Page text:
You’ve probably seen the propagandistic anti-drug ad that attempts to analogize the perils of drug use with a frying egg: “This is your brain,” the very serious narrator says, as someone holds a whole egg. The hand cracks the egg into a pre-heated pan, and as it sizzles and sputters, the narrator gravely warns, “This is your brain on drugs.”
Of course, the theatrics were intended to scare the bejeezus out of kids who didn’t want to somehow end up idiots for life; but the oft-parodied advertisement has now been officially debunked. Data released for a new study proves cannabis use is not associated with lower IQ or educational performance.
According to British researchers assessing the relationship of cumulative cannabis use by adolescents, once confounding factors had been adjusted, such as cigarette-smoking and childhood depression, “Those who had used cannabis 50 [or more] times did not differ from never-users on either IQ or educational performance.”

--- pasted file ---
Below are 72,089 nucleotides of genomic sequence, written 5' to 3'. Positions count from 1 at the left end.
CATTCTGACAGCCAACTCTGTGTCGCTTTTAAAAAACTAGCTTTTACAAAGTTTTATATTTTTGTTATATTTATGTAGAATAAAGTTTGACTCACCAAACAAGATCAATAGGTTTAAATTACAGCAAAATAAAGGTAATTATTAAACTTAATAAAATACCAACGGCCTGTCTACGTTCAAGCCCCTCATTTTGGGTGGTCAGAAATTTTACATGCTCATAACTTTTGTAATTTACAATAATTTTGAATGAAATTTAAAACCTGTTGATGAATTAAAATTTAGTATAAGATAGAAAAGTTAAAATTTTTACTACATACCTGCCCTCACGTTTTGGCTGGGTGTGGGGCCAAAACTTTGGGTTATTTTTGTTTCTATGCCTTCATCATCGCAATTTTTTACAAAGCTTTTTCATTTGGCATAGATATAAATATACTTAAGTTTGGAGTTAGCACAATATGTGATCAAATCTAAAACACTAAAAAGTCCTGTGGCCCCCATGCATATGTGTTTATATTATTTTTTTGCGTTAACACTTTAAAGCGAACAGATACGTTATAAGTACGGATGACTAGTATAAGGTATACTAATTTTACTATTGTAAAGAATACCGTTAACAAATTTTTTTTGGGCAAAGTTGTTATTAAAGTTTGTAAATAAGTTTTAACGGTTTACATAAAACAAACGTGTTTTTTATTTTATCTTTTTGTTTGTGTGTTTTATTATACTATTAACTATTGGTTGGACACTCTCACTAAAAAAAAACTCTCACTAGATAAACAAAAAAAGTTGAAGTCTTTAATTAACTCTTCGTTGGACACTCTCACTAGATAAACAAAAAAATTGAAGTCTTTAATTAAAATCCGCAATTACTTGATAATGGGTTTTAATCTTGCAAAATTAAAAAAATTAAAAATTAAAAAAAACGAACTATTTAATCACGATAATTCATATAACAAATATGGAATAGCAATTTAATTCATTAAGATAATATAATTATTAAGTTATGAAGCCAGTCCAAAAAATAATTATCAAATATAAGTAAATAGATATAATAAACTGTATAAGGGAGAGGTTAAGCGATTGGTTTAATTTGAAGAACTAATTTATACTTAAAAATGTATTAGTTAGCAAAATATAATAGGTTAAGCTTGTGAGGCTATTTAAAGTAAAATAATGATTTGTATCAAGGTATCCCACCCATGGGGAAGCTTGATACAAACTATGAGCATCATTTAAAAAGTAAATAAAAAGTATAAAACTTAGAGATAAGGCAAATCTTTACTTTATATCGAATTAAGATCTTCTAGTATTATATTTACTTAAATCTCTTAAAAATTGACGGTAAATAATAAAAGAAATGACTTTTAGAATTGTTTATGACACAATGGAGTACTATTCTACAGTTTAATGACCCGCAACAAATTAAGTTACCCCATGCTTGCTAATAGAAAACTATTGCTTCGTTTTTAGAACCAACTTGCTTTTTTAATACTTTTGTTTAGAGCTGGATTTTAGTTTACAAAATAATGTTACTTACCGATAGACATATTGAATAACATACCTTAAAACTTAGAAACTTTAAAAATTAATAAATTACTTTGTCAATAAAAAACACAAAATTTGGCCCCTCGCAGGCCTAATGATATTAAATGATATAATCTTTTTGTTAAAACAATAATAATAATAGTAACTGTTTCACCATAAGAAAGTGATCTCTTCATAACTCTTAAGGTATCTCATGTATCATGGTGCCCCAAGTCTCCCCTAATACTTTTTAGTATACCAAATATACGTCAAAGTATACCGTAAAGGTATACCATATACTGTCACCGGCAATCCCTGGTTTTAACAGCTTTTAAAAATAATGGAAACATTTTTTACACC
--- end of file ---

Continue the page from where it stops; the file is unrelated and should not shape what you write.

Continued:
A group of 2,235 teens served as the sample group for the study, slated for publication in the Journal of Psychopharmacology, which sought to “test the relationships between cumulative cannabis and IQ at the age of 15 and educational performance at the age of 16.” Of the 15-year-olds, 24% reported having tried cannabis at least one time.
These findings further dispute a previous study published in 2012 in The Proceedings of the National Academy of Sciences that suggested heavy cannabis use by those under the age of 18 led to lower IQ twenty years later in life. Though it received a great deal of publicity, further review of the same data published in the same journal implied socioeconomic status — not cannabis use — likely explained the lowered IQ measurement.
In fact, the researchers did find a “robust” correlation between adolescent cigarette smoking and poorer educational performance that had nothing whatsoever to do with marijuana use.
So feel free to laugh — if you didn’t already — the next time anyone references that infamous Drug War fried egg.